Skip to main content


We’d like to understand how you use our websites in order to improve them. Register your interest.

Effects of electrical stimulation on muscle power and biochemical markers during hemodialysis in elderly patients: a pilot randomized clinical trial



Decreased physical activity in hemodialysis (HD) patients causes various structural, metabolic, and functional abnormalities due to uremic changes in skeletal muscles. Electrical stimulation (ES) of the lower limbs was found to be effective in patients with cardiac insufficiency for exercise tolerance. This study compared the effects of ES and variable load ergometers on the lower limbs in HD patients.


We performed a prospective, double-center, open-label, randomized controlled trial. Eligible patients were aged over 65 years, had end-stage renal disease, and underwent maintenance HD. The primary endpoint was muscle power, and the secondary endpoints included changes in dialysis efficiency, serum phosphorus, and inflammatory markers. Thirty HD outpatients were randomly assigned to the following groups: exercise (EX), ES, or control (SED). In EX and ES groups, patients were instructed to exercise twice a week for 12 weeks, depending on their physical capabilities. The safety and efficacy of aerobic training and ES during HD were confirmed when a sudden decrease in blood pressure or any other side effects did not occur. A repeated measures analysis of variance was performed as the principal method to evaluate time (baseline vs. 12 weeks) and group (EX vs. ES vs. SED) comparisons for the experimental outcomes.


The efficiency of HD significantly increased in the ES and EX groups (p ≤ 0.02). Moreover, the ES group experienced a significant increase in muscle power (p = 0.01) and the weight bearing index (p = 0.04) and a significant decrease in serum phosphorus level (p = 0.04) and tumor necrosis factor-alpha (TNF-α) level (p = 0.04) from baseline to 12 weeks. Furthermore, there was a significant increase in serum TNF-α level (p ≤ 0.03) over time in both the EX and SED groups.


The safety and efficacy of aerobic training and ES during HD were confirmed when a sudden decrease in blood pressure or any other side effects did not occur. Therefore, ES may improve the patient’s condition, similar to lower limb exercises, and ES should be considered as an option for rehabilitation programs in HD patients.

Trial registration

UMIN Clinical Trials Registry (UMIN-CTR R 000032202); retrospectively registered on April 11, 2018


Chronic kidney disease (CKD) is a major contemporary health problem. The number of patients with CKD continues to increase globally, with a current estimate of 2.6 million CKD patients worldwide [1]. Patients with CKD are at a higher risk of various complications, such as high blood pressure and heart disease, in addition to the frequent occurrence of chronic inflammation, renal anemia, and sarcopenia [2]. While exercise is reported to improve chronic inflammation [3], recent reports have noted that electrical stimulation (ES) is effective not only in patients with moderate to severe heart failure [4], but also in hemodialysis (HD) patients [5]. ES and voluntary muscular contractions during cycle ergometer training are different ways of activating muscle fibers that influence a number of acute changes in the neuromuscular system [5]. ES activates type I muscle fibers, while anaerobic exercise activates type II muscle fibers. In addition, conventional training using cycle ergometers is a whole-body exercise, whereas ES is a static and localized body exercise. Therefore, ES might be effective for elderly patients undergoing HD who have disease complications.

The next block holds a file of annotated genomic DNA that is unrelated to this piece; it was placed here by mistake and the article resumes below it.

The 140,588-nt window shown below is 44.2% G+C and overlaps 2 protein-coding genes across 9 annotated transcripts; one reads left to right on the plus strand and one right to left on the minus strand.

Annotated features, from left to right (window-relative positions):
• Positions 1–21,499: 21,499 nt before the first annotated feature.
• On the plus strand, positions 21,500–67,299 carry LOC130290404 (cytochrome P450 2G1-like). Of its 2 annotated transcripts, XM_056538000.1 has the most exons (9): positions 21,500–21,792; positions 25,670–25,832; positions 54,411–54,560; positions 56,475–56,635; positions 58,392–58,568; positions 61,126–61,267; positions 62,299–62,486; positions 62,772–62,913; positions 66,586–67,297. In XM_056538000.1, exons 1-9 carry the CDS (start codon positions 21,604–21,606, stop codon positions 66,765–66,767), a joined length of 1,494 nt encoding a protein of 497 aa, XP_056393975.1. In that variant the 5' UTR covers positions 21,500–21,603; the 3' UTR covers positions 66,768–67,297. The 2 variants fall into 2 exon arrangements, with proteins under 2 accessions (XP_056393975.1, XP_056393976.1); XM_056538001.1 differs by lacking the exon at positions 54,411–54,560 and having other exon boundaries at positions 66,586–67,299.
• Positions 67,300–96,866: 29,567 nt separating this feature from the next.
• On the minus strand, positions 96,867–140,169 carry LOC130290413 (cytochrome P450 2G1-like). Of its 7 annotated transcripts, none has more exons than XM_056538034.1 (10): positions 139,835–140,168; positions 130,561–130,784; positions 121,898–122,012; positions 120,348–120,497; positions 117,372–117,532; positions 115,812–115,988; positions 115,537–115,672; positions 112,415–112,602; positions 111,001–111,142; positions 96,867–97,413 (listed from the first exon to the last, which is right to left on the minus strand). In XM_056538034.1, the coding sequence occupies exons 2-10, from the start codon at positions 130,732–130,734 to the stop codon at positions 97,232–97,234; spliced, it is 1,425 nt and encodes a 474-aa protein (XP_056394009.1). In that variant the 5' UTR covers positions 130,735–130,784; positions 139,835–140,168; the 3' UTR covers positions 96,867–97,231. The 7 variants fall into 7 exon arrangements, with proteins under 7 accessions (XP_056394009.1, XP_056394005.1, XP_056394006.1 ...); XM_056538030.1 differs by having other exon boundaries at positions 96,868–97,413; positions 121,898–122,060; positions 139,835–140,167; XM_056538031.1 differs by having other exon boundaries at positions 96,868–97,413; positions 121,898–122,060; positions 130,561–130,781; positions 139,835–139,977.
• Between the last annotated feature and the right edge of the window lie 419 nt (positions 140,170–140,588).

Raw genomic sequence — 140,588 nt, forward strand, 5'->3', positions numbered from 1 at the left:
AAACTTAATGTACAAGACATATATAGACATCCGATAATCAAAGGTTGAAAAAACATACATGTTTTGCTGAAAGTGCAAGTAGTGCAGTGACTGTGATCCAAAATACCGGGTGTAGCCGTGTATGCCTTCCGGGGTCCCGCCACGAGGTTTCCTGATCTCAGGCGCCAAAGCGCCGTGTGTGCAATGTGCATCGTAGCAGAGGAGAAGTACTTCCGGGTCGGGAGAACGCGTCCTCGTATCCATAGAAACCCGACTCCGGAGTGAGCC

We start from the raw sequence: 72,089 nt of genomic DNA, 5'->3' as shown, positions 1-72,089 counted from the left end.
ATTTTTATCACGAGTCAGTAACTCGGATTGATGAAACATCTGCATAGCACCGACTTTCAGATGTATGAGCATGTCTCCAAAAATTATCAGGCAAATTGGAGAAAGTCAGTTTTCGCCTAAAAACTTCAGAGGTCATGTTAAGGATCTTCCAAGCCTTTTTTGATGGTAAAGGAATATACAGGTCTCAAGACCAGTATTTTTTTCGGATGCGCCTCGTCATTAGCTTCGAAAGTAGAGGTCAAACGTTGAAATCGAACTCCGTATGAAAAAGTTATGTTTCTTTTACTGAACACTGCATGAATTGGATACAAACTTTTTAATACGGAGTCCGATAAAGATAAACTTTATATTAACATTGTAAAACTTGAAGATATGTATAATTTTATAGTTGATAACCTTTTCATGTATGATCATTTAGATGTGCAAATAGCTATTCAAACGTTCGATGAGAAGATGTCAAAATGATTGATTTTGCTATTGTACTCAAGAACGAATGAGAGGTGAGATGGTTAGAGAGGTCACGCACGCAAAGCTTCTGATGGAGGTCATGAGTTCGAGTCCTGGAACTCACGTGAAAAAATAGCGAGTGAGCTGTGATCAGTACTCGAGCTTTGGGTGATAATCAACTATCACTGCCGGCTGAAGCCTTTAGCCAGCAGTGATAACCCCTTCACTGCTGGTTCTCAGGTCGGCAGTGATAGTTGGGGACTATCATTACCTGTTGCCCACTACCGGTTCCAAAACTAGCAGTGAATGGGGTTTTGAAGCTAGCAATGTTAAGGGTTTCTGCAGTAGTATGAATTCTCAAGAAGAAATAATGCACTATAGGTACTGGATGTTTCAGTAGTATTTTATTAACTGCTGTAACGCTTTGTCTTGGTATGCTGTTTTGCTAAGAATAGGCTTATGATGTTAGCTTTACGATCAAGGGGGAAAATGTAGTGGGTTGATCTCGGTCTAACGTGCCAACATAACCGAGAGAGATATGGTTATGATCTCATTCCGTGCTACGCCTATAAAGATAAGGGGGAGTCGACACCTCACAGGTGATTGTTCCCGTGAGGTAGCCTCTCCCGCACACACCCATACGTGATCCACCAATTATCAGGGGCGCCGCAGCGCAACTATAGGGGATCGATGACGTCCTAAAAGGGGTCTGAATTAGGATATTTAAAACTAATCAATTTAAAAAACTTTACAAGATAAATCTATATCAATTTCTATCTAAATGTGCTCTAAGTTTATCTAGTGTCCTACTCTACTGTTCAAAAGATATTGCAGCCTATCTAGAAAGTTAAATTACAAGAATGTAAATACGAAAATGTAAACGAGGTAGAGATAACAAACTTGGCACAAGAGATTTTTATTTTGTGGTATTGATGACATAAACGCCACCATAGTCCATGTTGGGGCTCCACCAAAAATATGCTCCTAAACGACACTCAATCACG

Based on this perspective, achieving a higher training benefit in HD patients would be of great importance. However, effects of ES on physical function and indicators of biochemical changes in maintenance HD patients are unknown. Therefore, this study aimed to evaluate and compare the effects of ES on muscle strength, dialysis efficiency, and serum inflammatory markers, including cytokine factors in elderly patients undergoing maintenance HD.


Study design and participants

This study was a prospective, double-center, open-label, randomized controlled trial. Subjects included stable patients on maintenance HD who underwent outpatient HD treatments three times a week between February 2014 and March 2016 at two dialysis centers in Japan (Fig. 1). This study was approved by the Tohoku University Hospital Review Board (no. 2011-120-1) and the Tsukuba University of Technology Review Board (no. 05/02/2015). The study was also retrospectively registered on the UMIN Clinical Trials Registry (UMIN-CTR R 000032202).

Fig. 1

Flow chart showing enrollment and grouping assignment of patients. Of 320 Japanese hemodialysis (HD) outpatients who were screened for eligibility, 50 consecutive patients who met the inclusion criteria were approached for study participation. Ultimately, 30 patients (23 men, 7 women) were included in this study. EX exercise, ES electrical stimulation, SED control